EU PET Duties Proposed Against Iran, Pakistan and UAE20 Sep 2010 • by Natalie Aster
The European Commission has proposed imposing definitive countervailing duties on imports into the European Union of PET exported from Iran, Pakistan and the United Arab Emirates.
The duties – which, as usual, compensate EU producers for government subsidies or assistance in the exporting countries – would range from 5.1% to 16.7%. These are marginally lower than provisional duties imposed in June – of 5.1% to 17%.
That said, the proposal sent to the EU Council of Ministers for approval couches the duties in Euros per tonne: Iran – €139.70/tonne; Pakistan – €44.02/tonne; UAE €42.34/tonne. This would be to ease administration given the swift fluctuations of prices in global PET markets.
The duty covers PET having a viscosity number of 78 ml/g or higher.
In an inquiry, exporters argued: that the current price of PET from these countries was not harming the EU production industry; the Commission’s calculations had been based on flawed sampling; that exporters had been given insufficient information with which to respond; and other complaints.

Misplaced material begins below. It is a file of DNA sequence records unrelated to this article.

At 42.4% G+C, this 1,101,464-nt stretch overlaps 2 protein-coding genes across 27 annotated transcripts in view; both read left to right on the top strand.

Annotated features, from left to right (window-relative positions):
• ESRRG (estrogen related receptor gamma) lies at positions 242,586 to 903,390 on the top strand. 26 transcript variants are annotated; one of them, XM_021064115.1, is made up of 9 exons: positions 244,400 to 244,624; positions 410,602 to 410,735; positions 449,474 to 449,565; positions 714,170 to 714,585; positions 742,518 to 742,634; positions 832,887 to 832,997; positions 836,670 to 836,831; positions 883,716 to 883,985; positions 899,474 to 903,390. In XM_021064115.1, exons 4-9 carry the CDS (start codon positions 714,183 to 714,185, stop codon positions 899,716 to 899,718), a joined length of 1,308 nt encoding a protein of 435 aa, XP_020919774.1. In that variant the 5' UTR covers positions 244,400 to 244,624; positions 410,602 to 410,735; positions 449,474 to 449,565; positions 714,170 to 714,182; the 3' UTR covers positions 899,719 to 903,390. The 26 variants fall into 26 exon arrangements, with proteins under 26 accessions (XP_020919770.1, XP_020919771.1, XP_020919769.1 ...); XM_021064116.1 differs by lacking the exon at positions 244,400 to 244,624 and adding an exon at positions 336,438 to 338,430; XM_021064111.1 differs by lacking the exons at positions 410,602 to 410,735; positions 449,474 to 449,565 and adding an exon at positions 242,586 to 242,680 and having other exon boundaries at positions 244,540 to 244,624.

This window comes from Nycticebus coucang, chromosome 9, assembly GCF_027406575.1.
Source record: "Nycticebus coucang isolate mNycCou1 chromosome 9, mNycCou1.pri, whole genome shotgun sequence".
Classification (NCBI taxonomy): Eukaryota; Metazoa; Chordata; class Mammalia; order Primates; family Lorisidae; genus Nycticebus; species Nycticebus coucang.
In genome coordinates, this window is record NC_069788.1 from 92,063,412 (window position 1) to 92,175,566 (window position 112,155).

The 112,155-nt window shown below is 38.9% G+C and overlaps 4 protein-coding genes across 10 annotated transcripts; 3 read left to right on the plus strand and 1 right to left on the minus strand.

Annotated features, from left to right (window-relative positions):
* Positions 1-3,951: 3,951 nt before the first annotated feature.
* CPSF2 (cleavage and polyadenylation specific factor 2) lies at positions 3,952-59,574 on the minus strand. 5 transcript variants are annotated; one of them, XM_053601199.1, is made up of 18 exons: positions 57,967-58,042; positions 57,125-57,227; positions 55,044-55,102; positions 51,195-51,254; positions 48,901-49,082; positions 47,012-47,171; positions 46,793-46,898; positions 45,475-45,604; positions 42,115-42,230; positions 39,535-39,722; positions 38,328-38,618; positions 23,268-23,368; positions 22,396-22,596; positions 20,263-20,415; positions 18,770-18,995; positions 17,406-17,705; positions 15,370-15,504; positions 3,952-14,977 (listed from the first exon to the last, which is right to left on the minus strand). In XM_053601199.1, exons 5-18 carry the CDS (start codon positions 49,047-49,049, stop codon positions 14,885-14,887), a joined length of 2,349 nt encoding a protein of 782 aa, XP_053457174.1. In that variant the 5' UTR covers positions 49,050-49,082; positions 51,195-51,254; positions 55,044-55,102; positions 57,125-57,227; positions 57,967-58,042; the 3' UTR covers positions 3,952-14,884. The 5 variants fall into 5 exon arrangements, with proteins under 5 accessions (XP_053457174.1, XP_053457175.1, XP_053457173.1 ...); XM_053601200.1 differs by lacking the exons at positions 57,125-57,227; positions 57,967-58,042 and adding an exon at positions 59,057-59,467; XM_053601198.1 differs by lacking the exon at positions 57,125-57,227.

However, these claims were dismissed by the Commission, which backed a complaint lodged by the Polyethylene Terephthalate Committee of Plastics Europe, representing more than half of EU manufacturers making the PET covered by the planned duty. Brussels said it recognised its “evidence of subsidisation and of material injury resulting…” towards the EU industry.
Indeed, Commission inquiries concluded that from July 2008 to June 2009, “subsidised imports originating in the UAE sold in the EU undercut the Union industry's prices by 3.2%. [Those from] Iran undercut the prices of the EU industry by 3%. [And from] Pakistan…by 0.5%.”
Exporters also argued that prices had fallen because of low crude oil prices. But this was also contested by the Commission, which said crude prices were volatile rather than low. “This volatility cannot explain why imports of PET were subsidised and therefore undercut the Union producers' prices forcing EU producers to sell at a loss,” said the Commission.
Source: Plastics & Rubber Weekly